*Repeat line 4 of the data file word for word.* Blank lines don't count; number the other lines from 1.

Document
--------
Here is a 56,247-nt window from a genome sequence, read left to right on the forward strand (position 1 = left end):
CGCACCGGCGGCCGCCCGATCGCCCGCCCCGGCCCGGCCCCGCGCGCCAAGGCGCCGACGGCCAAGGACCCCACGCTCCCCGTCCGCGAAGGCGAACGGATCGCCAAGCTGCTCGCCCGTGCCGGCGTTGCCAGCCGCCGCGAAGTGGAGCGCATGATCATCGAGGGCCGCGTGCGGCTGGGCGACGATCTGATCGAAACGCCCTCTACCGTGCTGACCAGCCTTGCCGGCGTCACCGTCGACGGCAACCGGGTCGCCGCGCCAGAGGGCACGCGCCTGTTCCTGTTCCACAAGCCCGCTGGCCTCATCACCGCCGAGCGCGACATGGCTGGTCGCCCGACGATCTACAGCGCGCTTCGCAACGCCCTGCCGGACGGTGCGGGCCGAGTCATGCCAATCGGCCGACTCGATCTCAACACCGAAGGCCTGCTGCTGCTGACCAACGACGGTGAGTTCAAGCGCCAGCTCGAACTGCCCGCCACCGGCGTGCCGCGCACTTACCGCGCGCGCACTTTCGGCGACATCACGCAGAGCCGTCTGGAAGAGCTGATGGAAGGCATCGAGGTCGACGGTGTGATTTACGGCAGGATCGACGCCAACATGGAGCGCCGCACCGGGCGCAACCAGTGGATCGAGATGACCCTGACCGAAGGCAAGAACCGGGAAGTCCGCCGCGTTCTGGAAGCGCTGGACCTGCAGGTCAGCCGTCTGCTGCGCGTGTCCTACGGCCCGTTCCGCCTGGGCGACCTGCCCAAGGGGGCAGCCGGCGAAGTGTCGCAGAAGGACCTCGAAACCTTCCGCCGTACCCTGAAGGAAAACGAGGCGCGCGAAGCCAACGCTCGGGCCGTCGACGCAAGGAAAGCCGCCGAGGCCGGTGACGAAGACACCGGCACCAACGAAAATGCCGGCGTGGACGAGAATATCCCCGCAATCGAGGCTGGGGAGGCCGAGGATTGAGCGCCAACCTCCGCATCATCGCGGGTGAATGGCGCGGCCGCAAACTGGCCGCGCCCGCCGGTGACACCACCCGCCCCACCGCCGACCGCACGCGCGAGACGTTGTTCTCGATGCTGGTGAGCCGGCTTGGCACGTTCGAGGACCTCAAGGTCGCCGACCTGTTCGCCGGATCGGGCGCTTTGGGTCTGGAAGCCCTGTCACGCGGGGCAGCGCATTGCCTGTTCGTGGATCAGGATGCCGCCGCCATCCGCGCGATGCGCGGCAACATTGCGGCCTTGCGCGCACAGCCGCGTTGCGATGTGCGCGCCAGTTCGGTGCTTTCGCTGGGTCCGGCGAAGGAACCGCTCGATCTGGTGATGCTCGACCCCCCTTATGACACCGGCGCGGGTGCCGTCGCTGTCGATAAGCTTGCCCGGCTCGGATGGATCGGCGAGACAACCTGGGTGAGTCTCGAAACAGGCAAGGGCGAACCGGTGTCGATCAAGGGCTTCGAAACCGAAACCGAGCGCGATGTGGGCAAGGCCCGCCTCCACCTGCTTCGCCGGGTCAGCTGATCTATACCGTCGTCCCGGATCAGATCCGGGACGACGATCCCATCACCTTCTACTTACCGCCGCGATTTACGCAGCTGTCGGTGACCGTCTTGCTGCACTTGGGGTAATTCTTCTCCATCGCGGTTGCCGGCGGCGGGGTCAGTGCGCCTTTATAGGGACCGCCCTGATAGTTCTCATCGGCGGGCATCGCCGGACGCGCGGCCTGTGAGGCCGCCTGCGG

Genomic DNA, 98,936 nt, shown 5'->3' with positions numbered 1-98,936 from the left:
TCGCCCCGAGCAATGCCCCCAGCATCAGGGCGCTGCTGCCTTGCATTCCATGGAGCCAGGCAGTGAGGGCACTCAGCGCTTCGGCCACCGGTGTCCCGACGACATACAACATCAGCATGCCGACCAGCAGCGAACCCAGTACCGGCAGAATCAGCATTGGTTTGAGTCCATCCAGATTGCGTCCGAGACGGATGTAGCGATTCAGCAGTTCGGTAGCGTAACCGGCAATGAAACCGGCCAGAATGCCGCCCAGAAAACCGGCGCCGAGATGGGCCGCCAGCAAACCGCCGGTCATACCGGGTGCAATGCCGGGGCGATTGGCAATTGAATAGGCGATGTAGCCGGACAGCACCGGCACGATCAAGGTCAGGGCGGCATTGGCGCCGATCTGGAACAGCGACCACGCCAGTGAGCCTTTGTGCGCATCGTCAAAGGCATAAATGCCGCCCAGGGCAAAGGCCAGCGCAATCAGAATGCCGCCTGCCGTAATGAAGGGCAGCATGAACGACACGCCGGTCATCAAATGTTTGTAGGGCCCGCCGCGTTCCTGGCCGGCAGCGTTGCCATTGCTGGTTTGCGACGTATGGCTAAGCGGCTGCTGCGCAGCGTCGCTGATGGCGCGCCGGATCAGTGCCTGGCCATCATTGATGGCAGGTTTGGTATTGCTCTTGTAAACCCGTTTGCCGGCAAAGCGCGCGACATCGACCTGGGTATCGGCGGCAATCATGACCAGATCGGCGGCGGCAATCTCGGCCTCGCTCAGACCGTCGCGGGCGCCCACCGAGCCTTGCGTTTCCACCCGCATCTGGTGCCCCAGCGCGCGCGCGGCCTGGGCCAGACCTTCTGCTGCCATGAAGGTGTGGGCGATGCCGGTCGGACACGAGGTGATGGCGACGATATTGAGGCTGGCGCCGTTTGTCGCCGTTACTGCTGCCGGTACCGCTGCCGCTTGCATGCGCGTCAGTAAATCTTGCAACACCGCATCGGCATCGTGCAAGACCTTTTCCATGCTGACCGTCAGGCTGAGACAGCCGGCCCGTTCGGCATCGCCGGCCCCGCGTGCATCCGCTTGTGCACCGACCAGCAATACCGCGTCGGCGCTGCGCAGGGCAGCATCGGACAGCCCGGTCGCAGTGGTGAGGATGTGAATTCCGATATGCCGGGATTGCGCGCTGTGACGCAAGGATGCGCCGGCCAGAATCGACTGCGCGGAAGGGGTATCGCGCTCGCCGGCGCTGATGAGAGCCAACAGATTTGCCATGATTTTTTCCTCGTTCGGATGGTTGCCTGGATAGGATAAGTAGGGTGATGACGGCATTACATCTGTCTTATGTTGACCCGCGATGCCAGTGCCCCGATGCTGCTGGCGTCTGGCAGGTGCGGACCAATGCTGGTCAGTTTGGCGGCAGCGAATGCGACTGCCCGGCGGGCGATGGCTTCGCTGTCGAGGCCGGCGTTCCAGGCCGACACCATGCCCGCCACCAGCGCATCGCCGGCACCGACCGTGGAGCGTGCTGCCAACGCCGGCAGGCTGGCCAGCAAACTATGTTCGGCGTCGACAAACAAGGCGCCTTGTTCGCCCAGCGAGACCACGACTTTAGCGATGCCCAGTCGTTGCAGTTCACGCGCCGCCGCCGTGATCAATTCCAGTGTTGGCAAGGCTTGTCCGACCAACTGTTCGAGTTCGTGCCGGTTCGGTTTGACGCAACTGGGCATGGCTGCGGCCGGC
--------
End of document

TCGCCCCGAGCAATGCCCCCAGCATCAGGGCGCTGCTGCCTTGCATTCCATGGAGCCAGGCAGTGAGGGCACTCAGCGCTTCGGCCACCGGTGTCCCGACGACATACAACATCAGCATGCCGACCAGCAGCGAACCCAGTACCGGCAGAATCAGCATTGGTTTGAGTCCATCCAGATTGCGTCCGAGACGGATGTAGCGATTCAGCAGTTCGGTAGCGTAACCGGCAATGAAACCGGCCAGAATGCCGCCCAGAAAACCGGCGCCGAGATGGGCCGCCAGCAAACCGCCGGTCATACCGGGTGCAATGCCGGGGCGATTGGCAATTGAATAGGCGATGTAGCCGGACAGCACCGGCACGATCAAGGTCAGGGCGGCATTGGCGCCGATCTGGAACAGCGACCACGCCAGTGAGCCTTTGTGCGCATCGTCAAAGGCATAAATGCCGCCCAGGGCAAAGGCCAGCGCAATCAGAATGCCGCCTGCCGTAATGAAGGGCAGCATGAACGACACGCCGGTCATCAAATGTTTGTAGGGCCCGCCGCGTTCCTGGCCGGCAGCGTTGCCATTGCTGGTTTGCGACGTATGGCTAAGCGGCTGCTGCGCAGCGTCGCTGATGGCGCGCCGGATCAGTGCCTGGCCATCATTGATGGCAGGTTTGGTATTGCTCTTGTAAACCCGTTTGCCGGCAAAGCGCGCGACATCGACCTGGGTATCGGCGGCAATCATGACCAGATCGGCGGCGGCAATCTCGGCCTCGCTCAGACCGTCGCGGGCGCCCACCGAGCCTTGCGTTTCCACCCGCATCTGGTGCCCCAGCGCGCGCGCGGCCTGGGCCAGACCTTCTGCTGCCATGAAGGTGTGGGCGATGCCGGTCGGACACGAGGTGATGGCGACGATATTGAGGCTGGCGCCGTTTGTCGCCGTTACTGCTGCCGGTACCGCTGCCGCTTGCATGCGCGTCAGTAAATCTTGCAACACCGCATCGGCATCGTGCAAGACCTTTTCCATGCTGACCGTCAGGCTGAGACAGCCGGCCCGTTCGGCATCGCCGGCCCCGCGTGCATCCGCTTGTGCACCGACCAGCAATACCGCGTCGGCGCTGCGCAGGGCAGCATCGGACAGCCCGGTCGCAGTGGTGAGGATGTGAATTCCGATATGCCGGGATTGCGCGCTGTGACGCAAGGATGCGCCGGCCAGAATCGACTGCGCGGAAGGGGTATCGCGCTCGCCGGCGCTGATGAGAGCCAACAGATTTGCCATGATTTTTTCCTCGTTCGGATGGTTGCCTGGATAGGATAAGTAGGGTGATGACGGCATTACATCTGTCTTATGTTGACCCGCGATGCCAGTGCCCCGATGCTGCTGGCGTCTGGCAGGTGCGGACCAATGCTGGTCAGTTTGGCGGCAGCGAATGCGACTGCCCGGCGGGCGATGGCTTCGCTGTCGAGGCCGGCGTTCCAGGCCGACACCATGCCCGCCACCAGCGCATCGCCGGCACCGACCGTGGAGCGTGCTGCCAACGCCGGCAGGCTGGCCAGCAAACTATGTTCGGCGTCGACAAACAAGGCGCCTTGTTCGCCCAGCGAGACCACGACTTTAGCGATGCCCAGTCGTTGCAGTTCACGCGCCGCCGCCGTGATCAATTCCAGTGTTGGCAAGGCTTGTCCGACCAACTGTTCGAGTTCGTGCCGGTTCGGTTTGACGCAACTGGGCATGGCTGCGGCCGGC